Effective Depression Treatment Using CBT
Cognitive-Behavioral Therapy (CBT) has proven to be an effective treatment in minor depression, and a superior treatment when used as a supporting therapy for Major Depressive Disorder (MDD).
Depression is a mental illness that can be costly and debilitating to sufferers, adversely affecting the course and outcome of common chronic conditions, such as arthritis, asthma, cardiovascular disease, cancer, diabetes, and obesity. Depression affects an estimated 1 in 10 U.S. adults and an alarming 1 in 20 in adolescents.
The observation that pharmacotherapy is able to induce remission in less than 50% of patients has prompted researchers to look beyond neurotransmitters for an understanding of depressive disorders. Anti-depressants are frequently prescribed to treat symptoms, not necessarily address underlying issues. Current research shows that combined treatments using medication along with CBT, improved rates of recovery (73 percent) offering the most favorable tradeoff between benefit and risk, compared to antidepressants-only. The impact of this treatment was most noticeable in those with severe MDD.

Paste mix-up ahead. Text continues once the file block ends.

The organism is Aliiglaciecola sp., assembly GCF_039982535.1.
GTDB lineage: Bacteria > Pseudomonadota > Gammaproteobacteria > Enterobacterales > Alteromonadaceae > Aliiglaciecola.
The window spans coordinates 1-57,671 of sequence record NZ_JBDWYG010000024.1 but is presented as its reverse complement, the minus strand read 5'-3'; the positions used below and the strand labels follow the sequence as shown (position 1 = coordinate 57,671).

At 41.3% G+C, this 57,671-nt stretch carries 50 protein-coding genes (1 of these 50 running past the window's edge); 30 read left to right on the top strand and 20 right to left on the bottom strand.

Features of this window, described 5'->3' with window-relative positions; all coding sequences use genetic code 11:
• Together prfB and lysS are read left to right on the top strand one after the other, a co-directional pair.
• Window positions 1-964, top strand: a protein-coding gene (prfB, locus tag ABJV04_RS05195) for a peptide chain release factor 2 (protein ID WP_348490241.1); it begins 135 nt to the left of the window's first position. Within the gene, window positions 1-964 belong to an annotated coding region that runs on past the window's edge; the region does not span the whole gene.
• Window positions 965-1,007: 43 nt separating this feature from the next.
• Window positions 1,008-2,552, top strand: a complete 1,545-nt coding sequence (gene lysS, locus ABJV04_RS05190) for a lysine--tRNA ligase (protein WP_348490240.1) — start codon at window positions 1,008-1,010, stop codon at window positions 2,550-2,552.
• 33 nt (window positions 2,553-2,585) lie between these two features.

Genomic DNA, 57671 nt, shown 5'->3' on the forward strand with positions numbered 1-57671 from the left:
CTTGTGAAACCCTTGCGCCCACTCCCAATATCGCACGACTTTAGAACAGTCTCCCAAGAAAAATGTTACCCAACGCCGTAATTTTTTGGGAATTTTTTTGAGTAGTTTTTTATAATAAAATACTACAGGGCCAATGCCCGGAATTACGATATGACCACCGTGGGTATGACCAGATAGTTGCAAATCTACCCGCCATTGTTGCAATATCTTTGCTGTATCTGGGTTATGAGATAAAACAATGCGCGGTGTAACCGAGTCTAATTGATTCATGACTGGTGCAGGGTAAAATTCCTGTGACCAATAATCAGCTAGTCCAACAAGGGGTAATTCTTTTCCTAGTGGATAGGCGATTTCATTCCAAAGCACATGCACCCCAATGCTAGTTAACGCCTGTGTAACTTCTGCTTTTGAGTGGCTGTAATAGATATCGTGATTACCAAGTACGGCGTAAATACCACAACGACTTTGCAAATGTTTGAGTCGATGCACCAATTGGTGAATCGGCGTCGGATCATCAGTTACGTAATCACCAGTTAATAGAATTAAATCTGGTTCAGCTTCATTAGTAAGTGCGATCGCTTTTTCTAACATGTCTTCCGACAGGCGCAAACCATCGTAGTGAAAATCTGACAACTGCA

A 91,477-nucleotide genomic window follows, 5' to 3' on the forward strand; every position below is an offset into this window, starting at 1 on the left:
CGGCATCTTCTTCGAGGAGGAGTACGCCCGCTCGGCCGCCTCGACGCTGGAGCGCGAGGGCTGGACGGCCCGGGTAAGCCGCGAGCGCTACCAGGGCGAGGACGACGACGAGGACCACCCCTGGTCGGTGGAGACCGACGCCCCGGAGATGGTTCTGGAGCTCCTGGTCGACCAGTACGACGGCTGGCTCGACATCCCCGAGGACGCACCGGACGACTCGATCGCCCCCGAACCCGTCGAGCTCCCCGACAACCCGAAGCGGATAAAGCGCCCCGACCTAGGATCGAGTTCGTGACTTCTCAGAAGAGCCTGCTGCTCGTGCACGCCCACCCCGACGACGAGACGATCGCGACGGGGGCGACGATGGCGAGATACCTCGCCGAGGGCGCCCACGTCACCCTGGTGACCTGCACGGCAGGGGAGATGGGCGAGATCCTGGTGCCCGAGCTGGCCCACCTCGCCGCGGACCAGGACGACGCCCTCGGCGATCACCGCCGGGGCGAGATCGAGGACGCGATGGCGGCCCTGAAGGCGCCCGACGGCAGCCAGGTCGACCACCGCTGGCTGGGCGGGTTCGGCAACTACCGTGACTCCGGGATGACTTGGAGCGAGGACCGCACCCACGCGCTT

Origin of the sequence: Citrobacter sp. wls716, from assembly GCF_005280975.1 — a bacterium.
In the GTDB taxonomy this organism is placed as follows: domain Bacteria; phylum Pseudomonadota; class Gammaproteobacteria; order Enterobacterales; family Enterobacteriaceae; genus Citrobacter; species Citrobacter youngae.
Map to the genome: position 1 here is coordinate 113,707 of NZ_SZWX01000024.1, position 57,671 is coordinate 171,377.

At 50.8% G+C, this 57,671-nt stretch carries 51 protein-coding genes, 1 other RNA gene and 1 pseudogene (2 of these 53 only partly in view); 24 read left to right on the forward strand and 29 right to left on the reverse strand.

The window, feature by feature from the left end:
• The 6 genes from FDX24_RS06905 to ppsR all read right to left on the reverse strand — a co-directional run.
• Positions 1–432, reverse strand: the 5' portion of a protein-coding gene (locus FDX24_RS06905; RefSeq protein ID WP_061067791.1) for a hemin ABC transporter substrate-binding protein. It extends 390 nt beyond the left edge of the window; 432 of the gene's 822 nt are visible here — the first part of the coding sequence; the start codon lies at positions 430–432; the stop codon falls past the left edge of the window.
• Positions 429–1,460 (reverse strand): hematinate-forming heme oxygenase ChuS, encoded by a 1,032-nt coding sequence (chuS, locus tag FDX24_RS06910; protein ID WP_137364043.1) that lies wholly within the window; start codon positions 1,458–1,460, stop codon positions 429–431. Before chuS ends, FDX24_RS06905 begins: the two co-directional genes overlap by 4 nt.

Dr. Steven Hollon, study author of Vanderbilt University in Nashville, Tenn., said,
“Our findings suggest that CBT engages different mechanisms but that it likely does so only in some patients, and identifying these mechanisms may suggest ways to enhance treatment response. Future combinatorial trials should include comparisons with CBT alone to examine the viability of each monotherapy, especially given evidence that CBT effects persist beyond the end of treatment.”
The theme of cognitive therapy and collaborative care is greater patient care, really taking the time to work through the thought processes and outside risk factors in order to arrive at an effective treatment. Finding the right psychiatrist and therapist to work with, who will recommend a variety of treatments, makes all the difference.